I get asked a lot of questions like "how do I eat eat healthy when I'm traveling?" Or "how do I stay on track with my diet when I'm on the road and choices are limited?" And I completely understand these challenges. But I've also learned over the years how to travel and make it work. If being heathy is a priority of yours (and I'm sure it is or you probably wouldn't be reading this) then I hope this list comes in handy. Whether you travel for work or pleasure and whether you're on a road trip or flying somewhere far away, having a plan is key. Convenient food is not always the best option, but when you're taken away from your kitchen and your routine, what are you expected to do?
Some of these tips may be relevant to you and some might not be. If you're an elite athlete, you may need to be more aware of exactly what you're putting in your body. And if you're a weekend warrior on an epic vacation, you might allow for more flexibility. Takeaway and implement as much as you'd like from this list.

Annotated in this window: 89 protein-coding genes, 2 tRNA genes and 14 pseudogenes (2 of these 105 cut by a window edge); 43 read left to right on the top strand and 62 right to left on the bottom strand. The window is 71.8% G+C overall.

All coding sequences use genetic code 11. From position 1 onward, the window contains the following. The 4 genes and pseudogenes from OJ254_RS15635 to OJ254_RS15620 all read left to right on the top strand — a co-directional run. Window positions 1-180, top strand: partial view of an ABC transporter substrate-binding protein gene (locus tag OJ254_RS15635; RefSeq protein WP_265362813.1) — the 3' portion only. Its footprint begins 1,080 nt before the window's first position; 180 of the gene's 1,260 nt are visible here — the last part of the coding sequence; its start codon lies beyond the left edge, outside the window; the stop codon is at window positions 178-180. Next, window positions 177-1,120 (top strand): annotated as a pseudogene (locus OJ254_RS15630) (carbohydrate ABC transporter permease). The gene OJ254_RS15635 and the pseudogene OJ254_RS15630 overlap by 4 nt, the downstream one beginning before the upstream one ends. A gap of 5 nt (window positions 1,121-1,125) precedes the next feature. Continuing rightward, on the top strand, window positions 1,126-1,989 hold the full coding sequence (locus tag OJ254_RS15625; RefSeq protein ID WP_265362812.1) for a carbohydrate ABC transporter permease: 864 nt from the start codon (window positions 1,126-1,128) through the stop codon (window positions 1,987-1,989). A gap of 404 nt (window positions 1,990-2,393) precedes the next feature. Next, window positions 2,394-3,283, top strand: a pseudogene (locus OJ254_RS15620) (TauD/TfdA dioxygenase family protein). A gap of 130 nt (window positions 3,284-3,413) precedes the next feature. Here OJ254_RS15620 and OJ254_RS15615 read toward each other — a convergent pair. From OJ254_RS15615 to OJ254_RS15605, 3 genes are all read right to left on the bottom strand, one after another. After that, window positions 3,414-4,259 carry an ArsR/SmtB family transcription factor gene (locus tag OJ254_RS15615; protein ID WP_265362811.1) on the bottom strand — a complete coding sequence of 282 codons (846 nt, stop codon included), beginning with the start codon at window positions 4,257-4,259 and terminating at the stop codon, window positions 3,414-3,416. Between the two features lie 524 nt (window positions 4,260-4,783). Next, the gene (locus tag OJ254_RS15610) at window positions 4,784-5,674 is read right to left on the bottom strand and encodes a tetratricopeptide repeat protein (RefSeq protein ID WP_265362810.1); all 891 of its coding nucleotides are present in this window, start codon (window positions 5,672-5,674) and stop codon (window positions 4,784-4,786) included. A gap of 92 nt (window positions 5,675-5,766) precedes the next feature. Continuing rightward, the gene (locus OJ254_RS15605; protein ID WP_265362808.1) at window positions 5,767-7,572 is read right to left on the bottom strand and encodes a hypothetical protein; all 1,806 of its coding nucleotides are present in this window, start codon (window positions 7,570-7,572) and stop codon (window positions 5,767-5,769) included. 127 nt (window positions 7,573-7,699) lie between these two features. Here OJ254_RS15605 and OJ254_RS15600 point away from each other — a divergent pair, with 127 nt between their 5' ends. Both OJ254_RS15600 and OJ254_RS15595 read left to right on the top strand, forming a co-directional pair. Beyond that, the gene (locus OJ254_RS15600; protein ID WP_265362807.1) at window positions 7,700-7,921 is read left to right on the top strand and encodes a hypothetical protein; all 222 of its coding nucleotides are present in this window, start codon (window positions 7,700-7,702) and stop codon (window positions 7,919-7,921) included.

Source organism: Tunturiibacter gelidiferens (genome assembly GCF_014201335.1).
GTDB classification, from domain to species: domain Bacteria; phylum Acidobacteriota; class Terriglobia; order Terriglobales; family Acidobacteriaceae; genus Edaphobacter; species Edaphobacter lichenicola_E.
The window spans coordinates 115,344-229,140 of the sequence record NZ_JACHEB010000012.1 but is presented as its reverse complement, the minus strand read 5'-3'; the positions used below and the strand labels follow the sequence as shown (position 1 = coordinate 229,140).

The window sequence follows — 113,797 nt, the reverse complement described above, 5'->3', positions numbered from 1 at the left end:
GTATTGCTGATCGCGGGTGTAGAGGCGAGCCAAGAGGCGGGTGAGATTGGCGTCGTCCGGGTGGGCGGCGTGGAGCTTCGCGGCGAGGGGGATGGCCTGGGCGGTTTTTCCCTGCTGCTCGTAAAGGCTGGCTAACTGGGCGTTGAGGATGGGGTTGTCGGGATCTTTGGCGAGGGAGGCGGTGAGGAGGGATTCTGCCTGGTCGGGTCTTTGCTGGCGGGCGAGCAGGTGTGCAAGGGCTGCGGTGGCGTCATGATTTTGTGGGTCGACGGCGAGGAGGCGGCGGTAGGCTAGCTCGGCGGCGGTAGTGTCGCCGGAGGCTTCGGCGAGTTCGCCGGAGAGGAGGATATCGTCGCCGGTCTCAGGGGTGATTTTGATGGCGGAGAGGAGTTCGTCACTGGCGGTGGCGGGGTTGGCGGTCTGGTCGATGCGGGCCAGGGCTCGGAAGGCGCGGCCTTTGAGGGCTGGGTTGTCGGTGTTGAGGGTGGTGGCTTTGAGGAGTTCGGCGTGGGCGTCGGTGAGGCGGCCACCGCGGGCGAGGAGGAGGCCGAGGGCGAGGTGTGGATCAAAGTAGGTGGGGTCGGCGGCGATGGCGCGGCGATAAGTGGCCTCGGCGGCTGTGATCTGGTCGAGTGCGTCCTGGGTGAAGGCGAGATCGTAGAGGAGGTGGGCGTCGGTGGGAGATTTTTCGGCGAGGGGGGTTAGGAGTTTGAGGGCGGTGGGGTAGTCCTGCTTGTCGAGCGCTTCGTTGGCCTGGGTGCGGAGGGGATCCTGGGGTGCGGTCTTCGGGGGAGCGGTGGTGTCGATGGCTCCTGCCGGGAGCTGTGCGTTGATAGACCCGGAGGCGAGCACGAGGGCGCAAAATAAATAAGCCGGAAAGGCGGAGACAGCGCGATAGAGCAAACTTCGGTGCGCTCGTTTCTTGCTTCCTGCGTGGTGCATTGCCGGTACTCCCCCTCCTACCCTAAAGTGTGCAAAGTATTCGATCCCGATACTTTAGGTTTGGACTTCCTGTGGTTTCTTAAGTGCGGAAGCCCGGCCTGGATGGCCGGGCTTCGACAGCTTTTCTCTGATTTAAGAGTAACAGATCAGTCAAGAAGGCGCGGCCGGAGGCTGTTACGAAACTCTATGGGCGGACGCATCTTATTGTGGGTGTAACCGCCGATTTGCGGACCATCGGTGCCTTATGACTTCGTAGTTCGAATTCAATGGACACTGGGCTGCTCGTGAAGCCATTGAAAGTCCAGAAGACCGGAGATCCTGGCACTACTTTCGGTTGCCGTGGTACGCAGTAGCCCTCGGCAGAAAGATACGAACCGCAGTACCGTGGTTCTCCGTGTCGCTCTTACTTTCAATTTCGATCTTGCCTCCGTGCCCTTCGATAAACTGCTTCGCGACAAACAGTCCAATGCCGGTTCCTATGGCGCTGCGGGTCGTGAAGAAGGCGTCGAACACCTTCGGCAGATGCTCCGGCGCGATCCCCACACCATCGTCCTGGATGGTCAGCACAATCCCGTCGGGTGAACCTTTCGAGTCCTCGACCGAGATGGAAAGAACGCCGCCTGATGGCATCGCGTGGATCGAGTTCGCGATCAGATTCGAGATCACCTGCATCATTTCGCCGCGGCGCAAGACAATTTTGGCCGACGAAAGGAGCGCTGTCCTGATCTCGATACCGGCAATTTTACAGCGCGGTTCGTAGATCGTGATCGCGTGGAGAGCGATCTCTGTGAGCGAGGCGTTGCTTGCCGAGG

1. Research your destination beforehand
The internet makes planning ahead really easy. Research your destination and find out what's available. Grocery stores, gyms, restaurants etc. This can impact where you decide to book accommodation and what you plan to bring with you. Read blogs post from other travelers and use websites like Yelp, GrubHub and TripAdvisor to find healthy restaurants in the area. If choices seem limited, you'll know to pack more snacks. If you have a lot of options, you might be able to find accommodation within walking distance of a nice grocery store and a local gym.
2. Book accommodation with kitchen amenities
When you're planning your trip, try to book accommodation with a refrigerator and microwave (at the least). If you're traveling for business and a hotel has already been booked for you, call ahead and see if the hotel has them available and can have them put in your room. If you have control over where you're staying, consider booking an AirBnB or a hotel with a kitchen so you can cook your own food.
3. Pack your snacks